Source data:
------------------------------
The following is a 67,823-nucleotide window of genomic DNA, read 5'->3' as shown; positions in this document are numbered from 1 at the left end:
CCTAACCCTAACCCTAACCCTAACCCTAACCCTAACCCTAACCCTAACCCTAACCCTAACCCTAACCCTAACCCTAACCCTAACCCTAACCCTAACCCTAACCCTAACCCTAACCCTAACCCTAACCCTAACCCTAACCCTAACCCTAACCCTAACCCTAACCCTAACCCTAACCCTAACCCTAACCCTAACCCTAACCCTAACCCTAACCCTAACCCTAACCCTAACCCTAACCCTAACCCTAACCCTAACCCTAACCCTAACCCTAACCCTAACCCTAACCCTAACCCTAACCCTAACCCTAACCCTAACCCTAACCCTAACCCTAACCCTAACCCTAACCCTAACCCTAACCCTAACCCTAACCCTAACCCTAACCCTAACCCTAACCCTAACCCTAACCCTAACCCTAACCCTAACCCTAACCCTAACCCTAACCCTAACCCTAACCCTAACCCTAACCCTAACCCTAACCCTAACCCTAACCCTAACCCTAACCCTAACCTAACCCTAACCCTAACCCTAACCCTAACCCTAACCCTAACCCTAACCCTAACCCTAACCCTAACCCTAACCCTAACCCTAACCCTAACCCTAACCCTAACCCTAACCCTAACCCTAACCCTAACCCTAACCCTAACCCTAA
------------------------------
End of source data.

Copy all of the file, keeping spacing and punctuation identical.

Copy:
The following is a 67,823-nucleotide window of genomic DNA, read 5'->3' as shown; positions in this document are numbered from 1 at the left end:
CCTAACCCTAACCCTAACCCTAACCCTAACCCTAACCCTAACCCTAACCCTAACCCTAACCCTAACCCTAACCCTAACCCTAACCCTAACCCTAACCCTAACCCTAACCCTAACCCTAACCCTAACCCTAACCCTAACCCTAACCCTAACCCTAACCCTAACCCTAACCCTAACCCTAACCCTAACCCTAACCCTAACCCTAACCCTAACCCTAACCCTAACCCTAACCCTAACCCTAACCCTAACCCTAACCCTAACCCTAACCCTAACCCTAACCCTAACCCTAACCCTAACCCTAACCCTAACCCTAACCCTAACCCTAACCCTAACCCTAACCCTAACCCTAACCCTAACCCTAACCCTAACCCTAACCCTAACCCTAACCCTAACCCTAACCCTAACCCTAACCCTAACCCTAACCCTAACCCTAACCCTAACCCTAACCCTAACCCTAACCCTAACCCTAACCCTAACCCTAACCCTAACCCTAACCCTAACCCTAACCTAACCCTAACCCTAACCCTAACCCTAACCCTAACCCTAACCCTAACCCTAACCCTAACCCTAACCCTAACCCTAACCCTAACCCTAACCCTAACCCTAACCCTAACCCTAACCCTAACCCTAACCCTAACCCTAACCCTAA